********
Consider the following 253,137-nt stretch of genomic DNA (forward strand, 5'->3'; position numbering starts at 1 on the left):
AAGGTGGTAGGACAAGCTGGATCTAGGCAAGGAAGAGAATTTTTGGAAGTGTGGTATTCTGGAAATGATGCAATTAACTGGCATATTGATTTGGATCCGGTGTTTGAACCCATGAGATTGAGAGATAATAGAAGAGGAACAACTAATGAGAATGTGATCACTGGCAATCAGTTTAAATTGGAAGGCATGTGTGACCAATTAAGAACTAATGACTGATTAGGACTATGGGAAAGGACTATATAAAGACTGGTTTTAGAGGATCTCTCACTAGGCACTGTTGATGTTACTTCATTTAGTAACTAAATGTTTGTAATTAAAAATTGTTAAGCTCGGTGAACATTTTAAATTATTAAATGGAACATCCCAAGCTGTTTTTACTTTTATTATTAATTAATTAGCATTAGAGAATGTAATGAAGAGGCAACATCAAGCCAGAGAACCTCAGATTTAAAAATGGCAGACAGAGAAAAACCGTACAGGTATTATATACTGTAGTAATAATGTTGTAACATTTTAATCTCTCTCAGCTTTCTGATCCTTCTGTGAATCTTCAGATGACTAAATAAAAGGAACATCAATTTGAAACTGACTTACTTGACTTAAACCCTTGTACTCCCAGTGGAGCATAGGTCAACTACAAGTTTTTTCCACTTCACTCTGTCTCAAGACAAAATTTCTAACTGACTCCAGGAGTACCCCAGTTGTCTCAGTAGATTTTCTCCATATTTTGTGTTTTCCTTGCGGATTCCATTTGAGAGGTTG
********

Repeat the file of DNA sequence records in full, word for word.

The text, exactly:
Consider the following 253,137-nt stretch of genomic DNA (forward strand, 5'->3'; position numbering starts at 1 on the left):
AAGGTGGTAGGACAAGCTGGATCTAGGCAAGGAAGAGAATTTTTGGAAGTGTGGTATTCTGGAAATGATGCAATTAACTGGCATATTGATTTGGATCCGGTGTTTGAACCCATGAGATTGAGAGATAATAGAAGAGGAACAACTAATGAGAATGTGATCACTGGCAATCAGTTTAAATTGGAAGGCATGTGTGACCAATTAAGAACTAATGACTGATTAGGACTATGGGAAAGGACTATATAAAGACTGGTTTTAGAGGATCTCTCACTAGGCACTGTTGATGTTACTTCATTTAGTAACTAAATGTTTGTAATTAAAAATTGTTAAGCTCGGTGAACATTTTAAATTATTAAATGGAACATCCCAAGCTGTTTTTACTTTTATTATTAATTAATTAGCATTAGAGAATGTAATGAAGAGGCAACATCAAGCCAGAGAACCTCAGATTTAAAAATGGCAGACAGAGAAAAACCGTACAGGTATTATATACTGTAGTAATAATGTTGTAACATTTTAATCTCTCTCAGCTTTCTGATCCTTCTGTGAATCTTCAGATGACTAAATAAAAGGAACATCAATTTGAAACTGACTTACTTGACTTAAACCCTTGTACTCCCAGTGGAGCATAGGTCAACTACAAGTTTTTTCCACTTCACTCTGTCTCAAGACAAAATTTCTAACTGACTCCAGGAGTACCCCAGTTGTCTCAGTAGATTTTCTCCATATTTTGTGTTTTCCTTGCGGATTCCATTTGAGAGGTTG